Customers benefit from this sort of thinking when it leads to better products. Zuckerberg’s insistence on being in the business of connections isn’t that different from all the meetings you’ve been in where someone asks, “What’s the user need we’re trying to solve here?” But the wider the tech giants set their aims, the more important it is that lawmakers and regulators enforce competition. If a monopolist tries to use its market power to take over another industry, no amount of customer focus will make that OK. —Walter Frick, membership editor
Five things on Quartz we especially liked
Fixing rural healthcare. Of all the frustrations with the US’s dysfunctional healthcare system, possibly the most exasperating is its imperviousness to improvement. Despite so much evidence there is a better way, the country keeps overpaying for inferior care. That’s why Annalisa Merelli’s deep dive into a pilot program to reform how healthcare is paid for in rural Pennsylvania is so satisfying: It shows that the US can actually fix what is broken if there is a will to do so. —Oliver Staley, culture and lifestyle editor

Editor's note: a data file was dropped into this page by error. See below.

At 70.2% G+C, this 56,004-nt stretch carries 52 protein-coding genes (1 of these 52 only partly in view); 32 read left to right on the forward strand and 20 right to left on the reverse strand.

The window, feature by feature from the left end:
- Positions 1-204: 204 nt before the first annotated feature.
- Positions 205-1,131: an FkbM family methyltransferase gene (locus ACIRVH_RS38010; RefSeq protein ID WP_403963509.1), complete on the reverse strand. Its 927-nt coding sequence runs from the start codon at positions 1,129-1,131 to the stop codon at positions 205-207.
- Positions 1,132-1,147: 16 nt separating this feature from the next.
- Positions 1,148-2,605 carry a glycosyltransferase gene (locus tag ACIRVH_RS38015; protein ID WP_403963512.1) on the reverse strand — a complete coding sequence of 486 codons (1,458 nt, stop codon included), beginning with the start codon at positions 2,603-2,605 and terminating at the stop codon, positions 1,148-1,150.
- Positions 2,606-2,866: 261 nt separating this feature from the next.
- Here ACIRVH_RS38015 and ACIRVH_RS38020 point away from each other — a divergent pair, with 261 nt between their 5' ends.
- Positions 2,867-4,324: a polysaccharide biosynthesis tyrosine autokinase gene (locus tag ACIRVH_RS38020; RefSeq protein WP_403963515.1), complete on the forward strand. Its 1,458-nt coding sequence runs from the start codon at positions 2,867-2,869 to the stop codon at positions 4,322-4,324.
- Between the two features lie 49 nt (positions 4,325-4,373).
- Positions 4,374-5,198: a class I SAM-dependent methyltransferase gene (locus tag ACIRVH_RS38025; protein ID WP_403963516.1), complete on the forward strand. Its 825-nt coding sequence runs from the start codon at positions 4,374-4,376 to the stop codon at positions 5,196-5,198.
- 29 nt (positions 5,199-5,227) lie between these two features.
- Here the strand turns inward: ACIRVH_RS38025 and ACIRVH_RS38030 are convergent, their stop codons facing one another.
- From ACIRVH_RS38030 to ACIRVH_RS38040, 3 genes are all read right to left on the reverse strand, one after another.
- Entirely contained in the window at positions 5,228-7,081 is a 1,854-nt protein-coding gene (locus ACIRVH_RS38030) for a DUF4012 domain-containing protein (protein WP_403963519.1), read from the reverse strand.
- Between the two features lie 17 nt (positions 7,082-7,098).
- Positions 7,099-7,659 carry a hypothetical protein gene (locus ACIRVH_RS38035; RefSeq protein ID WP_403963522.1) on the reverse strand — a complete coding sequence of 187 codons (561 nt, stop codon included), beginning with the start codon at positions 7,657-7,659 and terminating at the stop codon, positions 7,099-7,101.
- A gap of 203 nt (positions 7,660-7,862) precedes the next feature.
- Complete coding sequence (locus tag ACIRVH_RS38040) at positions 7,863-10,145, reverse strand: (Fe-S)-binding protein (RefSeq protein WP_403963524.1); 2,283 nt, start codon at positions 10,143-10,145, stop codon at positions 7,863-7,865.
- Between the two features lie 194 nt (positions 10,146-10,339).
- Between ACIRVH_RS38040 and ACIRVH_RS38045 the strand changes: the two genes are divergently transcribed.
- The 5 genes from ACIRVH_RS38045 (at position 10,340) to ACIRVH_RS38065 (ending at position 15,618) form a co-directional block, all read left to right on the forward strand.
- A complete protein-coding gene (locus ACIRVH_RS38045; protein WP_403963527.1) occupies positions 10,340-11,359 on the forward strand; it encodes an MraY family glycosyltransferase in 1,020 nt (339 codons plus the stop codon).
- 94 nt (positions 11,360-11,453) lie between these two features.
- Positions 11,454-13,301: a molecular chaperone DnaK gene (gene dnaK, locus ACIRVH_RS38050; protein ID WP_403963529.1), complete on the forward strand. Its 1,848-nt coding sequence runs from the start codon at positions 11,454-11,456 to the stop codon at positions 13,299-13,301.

Livestock livelihoods. The Hajj is the world’s biggest annual religious gathering as well as a bonanza for the Somali livestock industry. The cancellation of this year’s Hajj due to the coronavirus pandemic will endanger the livelihoods of tens of thousands of Somalis, explains Abdullahi Yussuf. Saudi Arabia usually imports millions of goats, sheep, and cattle to feed Hajj pilgrims. This year they won’t be importing any. It’s another important example of how travel restrictions are devastating much of the world’s economy. —Dan Kopf, data editor
Taxing tech in Africa. Over the last decade, some of Silicon Valley’s biggest names have been offering their digital services across Africa and have become immensely popular as internet usage grows exponentially. But governments in Kenya and Nigeria are some of the first to put in place laws and regulations to help generate more meaningful local taxes from these global giants, as Yomi Kazeem reports from Lagos. —Yinka Adegoke, Africa editor